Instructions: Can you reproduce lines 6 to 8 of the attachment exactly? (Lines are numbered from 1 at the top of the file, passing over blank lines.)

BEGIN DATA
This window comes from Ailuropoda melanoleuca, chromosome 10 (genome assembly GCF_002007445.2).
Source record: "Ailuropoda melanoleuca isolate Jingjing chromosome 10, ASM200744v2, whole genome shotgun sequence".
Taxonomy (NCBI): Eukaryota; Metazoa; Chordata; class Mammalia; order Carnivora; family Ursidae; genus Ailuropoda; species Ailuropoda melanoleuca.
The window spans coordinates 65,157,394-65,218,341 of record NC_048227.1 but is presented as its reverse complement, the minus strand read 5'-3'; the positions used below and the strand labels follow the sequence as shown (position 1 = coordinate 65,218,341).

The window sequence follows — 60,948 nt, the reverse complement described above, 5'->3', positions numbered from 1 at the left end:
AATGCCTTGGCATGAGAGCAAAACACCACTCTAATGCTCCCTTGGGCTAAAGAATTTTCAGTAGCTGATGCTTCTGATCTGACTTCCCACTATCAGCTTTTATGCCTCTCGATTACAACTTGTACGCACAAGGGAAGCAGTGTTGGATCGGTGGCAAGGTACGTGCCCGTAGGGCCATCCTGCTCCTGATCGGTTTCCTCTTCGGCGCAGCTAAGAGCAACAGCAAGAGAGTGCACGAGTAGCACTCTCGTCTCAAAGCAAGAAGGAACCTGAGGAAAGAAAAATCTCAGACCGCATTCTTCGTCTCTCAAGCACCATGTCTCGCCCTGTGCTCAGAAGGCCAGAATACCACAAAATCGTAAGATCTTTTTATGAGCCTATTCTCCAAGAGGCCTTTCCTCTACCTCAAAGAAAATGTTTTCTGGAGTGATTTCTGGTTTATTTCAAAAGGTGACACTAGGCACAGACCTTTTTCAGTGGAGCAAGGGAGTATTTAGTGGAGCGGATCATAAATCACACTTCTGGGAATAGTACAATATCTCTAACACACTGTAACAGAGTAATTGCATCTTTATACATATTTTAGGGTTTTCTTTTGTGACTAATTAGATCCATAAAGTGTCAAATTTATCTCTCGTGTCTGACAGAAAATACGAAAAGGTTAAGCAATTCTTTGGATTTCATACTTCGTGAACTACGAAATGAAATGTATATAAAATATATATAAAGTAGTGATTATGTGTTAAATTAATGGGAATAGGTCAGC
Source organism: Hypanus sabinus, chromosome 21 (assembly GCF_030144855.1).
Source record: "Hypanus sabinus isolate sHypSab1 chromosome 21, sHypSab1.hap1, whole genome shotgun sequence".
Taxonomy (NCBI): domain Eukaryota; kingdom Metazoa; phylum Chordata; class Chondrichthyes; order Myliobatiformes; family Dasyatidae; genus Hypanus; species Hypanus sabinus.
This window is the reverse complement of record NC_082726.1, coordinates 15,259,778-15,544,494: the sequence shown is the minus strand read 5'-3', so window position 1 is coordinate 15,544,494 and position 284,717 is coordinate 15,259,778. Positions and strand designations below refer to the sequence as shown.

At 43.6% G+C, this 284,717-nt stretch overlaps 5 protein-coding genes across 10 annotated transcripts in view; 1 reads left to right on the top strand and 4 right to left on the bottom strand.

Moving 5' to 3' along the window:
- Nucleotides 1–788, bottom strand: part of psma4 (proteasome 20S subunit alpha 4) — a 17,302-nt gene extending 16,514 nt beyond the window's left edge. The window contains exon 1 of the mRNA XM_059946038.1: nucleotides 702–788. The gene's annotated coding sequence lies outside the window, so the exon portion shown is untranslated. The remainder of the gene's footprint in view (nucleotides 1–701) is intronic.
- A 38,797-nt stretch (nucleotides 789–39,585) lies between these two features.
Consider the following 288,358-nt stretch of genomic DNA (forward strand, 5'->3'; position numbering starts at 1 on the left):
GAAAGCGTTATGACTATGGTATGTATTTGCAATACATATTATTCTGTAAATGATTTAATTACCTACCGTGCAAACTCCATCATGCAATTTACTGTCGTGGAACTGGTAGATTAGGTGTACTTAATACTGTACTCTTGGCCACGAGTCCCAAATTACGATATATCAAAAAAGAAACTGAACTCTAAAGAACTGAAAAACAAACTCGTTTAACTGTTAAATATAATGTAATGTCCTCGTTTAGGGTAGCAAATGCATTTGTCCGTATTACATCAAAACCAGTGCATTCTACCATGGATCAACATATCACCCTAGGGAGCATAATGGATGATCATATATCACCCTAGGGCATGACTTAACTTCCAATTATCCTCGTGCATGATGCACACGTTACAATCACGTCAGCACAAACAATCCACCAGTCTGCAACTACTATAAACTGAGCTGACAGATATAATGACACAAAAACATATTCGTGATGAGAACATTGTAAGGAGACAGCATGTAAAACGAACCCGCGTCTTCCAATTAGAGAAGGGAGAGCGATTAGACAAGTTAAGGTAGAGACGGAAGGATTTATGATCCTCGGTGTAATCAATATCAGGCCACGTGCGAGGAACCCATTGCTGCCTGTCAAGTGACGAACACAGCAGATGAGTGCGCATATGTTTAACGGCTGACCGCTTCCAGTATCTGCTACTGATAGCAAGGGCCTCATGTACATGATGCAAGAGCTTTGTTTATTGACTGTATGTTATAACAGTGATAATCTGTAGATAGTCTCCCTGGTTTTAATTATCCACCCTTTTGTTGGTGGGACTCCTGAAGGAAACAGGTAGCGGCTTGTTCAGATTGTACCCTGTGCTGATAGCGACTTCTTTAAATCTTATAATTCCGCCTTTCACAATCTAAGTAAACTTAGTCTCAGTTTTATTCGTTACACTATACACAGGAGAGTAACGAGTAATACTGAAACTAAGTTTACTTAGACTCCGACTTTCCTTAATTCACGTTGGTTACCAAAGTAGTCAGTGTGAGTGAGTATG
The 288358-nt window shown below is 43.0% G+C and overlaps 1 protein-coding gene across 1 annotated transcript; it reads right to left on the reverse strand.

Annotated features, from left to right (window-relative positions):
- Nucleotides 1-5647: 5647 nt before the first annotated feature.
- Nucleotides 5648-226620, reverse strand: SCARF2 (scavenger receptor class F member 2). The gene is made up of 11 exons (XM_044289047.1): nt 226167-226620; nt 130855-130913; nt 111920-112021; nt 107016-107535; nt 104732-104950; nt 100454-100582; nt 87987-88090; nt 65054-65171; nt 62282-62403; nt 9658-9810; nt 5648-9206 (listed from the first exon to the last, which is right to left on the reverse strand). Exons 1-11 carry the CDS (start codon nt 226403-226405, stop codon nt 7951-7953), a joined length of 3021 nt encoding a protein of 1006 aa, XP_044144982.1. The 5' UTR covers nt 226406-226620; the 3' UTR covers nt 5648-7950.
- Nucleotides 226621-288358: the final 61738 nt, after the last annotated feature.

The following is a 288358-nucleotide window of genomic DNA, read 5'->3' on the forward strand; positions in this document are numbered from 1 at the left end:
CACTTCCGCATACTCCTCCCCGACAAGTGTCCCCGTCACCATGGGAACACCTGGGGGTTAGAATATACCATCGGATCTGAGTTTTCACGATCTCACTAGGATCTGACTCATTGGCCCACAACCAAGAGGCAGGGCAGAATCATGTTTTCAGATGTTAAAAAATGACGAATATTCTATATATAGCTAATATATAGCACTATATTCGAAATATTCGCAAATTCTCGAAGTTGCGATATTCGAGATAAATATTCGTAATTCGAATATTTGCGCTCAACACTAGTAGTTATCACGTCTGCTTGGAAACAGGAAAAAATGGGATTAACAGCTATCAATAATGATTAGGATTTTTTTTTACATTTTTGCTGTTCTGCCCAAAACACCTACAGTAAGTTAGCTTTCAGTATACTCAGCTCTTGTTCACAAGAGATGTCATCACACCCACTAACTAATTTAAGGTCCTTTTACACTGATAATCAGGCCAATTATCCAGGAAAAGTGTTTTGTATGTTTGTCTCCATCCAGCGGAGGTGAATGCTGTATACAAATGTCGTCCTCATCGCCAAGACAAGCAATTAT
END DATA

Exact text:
AATGCCTTGGCATGAGAGCAAAACACCACTCTAATGCTCCCTTGGGCTAAAGAATTTTCAGTAGCTGATGCTTCTGATCTGACTTCCCACTATCAGCTTTTATGCCTCTCGATTACAACTTGTACGCACAAGGGAAGCAGTGTTGGATCGGTGGCAAGGTACGTGCCCGTAGGGCCATCCTGCTCCTGATCGGTTTCCTCTTCGGCGCAGCTAAGAGCAACAGCAAGAGAGTGCACGAGTAGCACTCTCGTCTCAAAGCAAGAAGGAACCTGAGGAAAGAAAAATCTCAGACCGCATTCTTCGTCTCTCAAGCACCATGTCTCGCCCTGTGCTCAGAAGGCCAGAATACCACAAAATCGTAAGATCTTTTTATGAGCCTATTCTCCAAGAGGCCTTTCCTCTACCTCAAAGAAAATGTTTTCTGGAGTGATTTCTGGTTTATTTCAAAAGGTGACACTAGGCACAGACCTTTTTCAGTGGAGCAAGGGAGTATTTAGTGGAGCGGATCATAAATCACACTTCTGGGAATAGTACAATATCTCTAACACACTGTAACAGAGTAATTGCATCTTTATACATATTTTAGGGTTTTCTTTTGTGACTAATTAGATCCATAAAGTGTCAAATTTATCTCTCGTGTCTGACAGAAAATACGAAAAGGTTAAGCAATTCTTTGGATTTCATACTTCGTGAACTACGAAATGAAATGTATATAAAATATATATAAAGTAGTGATTATGTGTTAAATTAATGGGAATAGGTCAGC
Source organism: Hypanus sabinus, chromosome 21 (assembly GCF_030144855.1).
Source record: "Hypanus sabinus isolate sHypSab1 chromosome 21, sHypSab1.hap1, whole genome shotgun sequence".